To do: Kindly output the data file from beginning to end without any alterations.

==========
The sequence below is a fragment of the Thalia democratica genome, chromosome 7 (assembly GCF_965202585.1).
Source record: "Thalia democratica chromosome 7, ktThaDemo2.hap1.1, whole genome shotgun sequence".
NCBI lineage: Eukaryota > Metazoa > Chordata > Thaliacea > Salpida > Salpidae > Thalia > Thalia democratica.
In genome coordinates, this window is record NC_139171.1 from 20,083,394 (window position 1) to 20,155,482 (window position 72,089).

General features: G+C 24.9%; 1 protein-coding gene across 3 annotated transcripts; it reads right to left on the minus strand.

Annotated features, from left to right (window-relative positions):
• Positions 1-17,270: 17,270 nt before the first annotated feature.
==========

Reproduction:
The sequence below is a fragment of the Thalia democratica genome, chromosome 7 (assembly GCF_965202585.1).
Source record: "Thalia democratica chromosome 7, ktThaDemo2.hap1.1, whole genome shotgun sequence".
NCBI lineage: Eukaryota > Metazoa > Chordata > Thaliacea > Salpida > Salpidae > Thalia > Thalia democratica.
In genome coordinates, this window is record NC_139171.1 from 20,083,394 (window position 1) to 20,155,482 (window position 72,089).

General features: G+C 24.9%; 1 protein-coding gene across 3 annotated transcripts; it reads right to left on the minus strand.

Annotated features, from left to right (window-relative positions):
• Positions 1-17,270: 17,270 nt before the first annotated feature.